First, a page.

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5 December: An awareness campaign took place in Cajmpt Levieux Social Centre on women, drugs and HIV/AIDS. In addition a one-and-a-half hour radio programme was aired on Radio One which covered issues of women in the economy and in politics. Guests included Loga Virahsawmy, President of Media Watch Organisation and Lovena Sowkhee, a lawyer and Executive Committee member of the MMM political party. Judging from the calls it seemed as if men are not used to hear women speaking about these issues as some of their comments were inappropriate.
6 December: A half-day workshop was held with Centre D'Acceuil de Terre Rouge, Women's Section of the Nursing Association, Terre de Paix, Chrysalide, Idrice Goomany Centre, educators for street children, Kinoute, Centre de Solidarite, SOS Village, Natresa and two journalists.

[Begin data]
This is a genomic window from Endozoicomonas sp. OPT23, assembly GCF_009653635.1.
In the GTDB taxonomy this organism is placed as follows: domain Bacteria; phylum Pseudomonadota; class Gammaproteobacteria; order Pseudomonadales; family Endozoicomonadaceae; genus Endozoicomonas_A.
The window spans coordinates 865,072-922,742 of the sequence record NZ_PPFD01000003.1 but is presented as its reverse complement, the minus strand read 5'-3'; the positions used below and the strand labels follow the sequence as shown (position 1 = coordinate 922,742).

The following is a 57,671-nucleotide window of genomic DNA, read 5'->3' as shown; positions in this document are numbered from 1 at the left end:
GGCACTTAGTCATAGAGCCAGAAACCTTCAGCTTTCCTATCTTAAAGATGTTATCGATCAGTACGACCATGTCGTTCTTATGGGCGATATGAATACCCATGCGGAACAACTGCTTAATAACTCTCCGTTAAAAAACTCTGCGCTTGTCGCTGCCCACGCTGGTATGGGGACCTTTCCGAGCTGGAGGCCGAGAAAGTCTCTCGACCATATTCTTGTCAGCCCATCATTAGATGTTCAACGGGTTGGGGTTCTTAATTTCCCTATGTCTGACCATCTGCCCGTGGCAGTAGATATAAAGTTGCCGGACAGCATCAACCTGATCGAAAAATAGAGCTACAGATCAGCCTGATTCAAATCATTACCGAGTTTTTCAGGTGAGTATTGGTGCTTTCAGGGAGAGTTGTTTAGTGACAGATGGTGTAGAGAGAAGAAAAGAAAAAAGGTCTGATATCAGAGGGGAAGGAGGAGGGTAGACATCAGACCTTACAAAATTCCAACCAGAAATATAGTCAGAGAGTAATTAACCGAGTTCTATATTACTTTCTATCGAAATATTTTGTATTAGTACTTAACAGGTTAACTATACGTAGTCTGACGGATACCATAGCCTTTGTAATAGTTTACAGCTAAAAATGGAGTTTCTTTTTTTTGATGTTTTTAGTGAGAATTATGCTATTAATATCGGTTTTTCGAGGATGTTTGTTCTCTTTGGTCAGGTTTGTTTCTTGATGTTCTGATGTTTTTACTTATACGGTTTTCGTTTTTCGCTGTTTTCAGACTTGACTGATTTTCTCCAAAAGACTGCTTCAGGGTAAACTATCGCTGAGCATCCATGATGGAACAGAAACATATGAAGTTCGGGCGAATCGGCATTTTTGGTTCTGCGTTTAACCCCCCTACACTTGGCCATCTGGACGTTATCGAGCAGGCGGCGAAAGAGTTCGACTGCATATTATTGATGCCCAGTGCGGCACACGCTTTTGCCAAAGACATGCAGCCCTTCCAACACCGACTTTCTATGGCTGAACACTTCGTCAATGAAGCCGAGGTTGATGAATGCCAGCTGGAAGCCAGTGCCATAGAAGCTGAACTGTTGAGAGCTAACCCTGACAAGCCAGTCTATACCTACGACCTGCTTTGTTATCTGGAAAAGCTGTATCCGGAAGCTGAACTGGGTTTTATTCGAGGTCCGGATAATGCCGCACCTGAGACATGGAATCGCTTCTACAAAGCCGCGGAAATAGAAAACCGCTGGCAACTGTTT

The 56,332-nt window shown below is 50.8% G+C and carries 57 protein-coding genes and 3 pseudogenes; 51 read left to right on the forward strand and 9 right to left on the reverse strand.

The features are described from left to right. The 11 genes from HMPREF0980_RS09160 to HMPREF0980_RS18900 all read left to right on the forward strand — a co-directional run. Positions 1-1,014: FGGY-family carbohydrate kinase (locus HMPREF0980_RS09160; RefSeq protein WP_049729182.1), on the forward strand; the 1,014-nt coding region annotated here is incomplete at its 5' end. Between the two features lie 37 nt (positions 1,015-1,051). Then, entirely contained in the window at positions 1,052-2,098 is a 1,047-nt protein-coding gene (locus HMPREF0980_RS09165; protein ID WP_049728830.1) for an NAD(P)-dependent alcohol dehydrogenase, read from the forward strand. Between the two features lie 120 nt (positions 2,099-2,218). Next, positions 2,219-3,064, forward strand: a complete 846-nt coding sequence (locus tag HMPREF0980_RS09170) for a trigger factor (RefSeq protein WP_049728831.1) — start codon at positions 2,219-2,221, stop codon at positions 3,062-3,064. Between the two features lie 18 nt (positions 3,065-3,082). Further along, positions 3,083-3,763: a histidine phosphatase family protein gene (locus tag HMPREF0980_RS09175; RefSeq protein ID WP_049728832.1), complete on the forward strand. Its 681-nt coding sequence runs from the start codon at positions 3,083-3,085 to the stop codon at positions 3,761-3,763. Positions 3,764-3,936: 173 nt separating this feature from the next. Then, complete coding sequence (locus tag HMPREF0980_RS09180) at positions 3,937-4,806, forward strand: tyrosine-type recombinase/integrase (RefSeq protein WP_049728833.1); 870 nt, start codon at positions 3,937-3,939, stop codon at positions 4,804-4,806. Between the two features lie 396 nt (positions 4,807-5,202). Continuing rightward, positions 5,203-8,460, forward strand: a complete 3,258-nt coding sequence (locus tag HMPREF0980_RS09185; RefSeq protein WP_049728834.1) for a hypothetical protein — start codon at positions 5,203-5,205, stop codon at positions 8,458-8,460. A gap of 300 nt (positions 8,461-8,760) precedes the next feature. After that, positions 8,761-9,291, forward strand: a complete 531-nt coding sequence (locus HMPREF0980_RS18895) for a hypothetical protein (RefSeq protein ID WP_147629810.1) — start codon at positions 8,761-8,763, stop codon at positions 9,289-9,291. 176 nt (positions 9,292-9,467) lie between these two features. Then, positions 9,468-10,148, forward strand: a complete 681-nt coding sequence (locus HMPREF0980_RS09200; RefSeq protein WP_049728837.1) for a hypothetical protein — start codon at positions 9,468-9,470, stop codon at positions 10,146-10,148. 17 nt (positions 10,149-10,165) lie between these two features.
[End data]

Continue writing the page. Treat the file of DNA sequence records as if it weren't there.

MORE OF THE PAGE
The workshop was sponsored and opened by the UNDP representative for Mauritius and Seychelles, Ms. Smedler. In her address she stressed the importance of NGOs interacting with the media. Jean Claude de L'Estrac, Editor in Chief of L'Express who delivered the keynote address explained the role and responsibility of the media. He invited Media Watch Organisation to arrange for NGOs to have a guided tour of L'Express to create a better understanding of how media houses work.
Two HIV positive women from India spoke about their HIV status and the importance of media being part of awareness campaigns on gender and HIV/AIDS. Participants at the workshop also monitored articles from the press and had a lively discussion on sexist advertisements.
Go to Media Watch Organisation’s website at: http://mediawatch.clickpost.com
(By Loga Virahsawmy)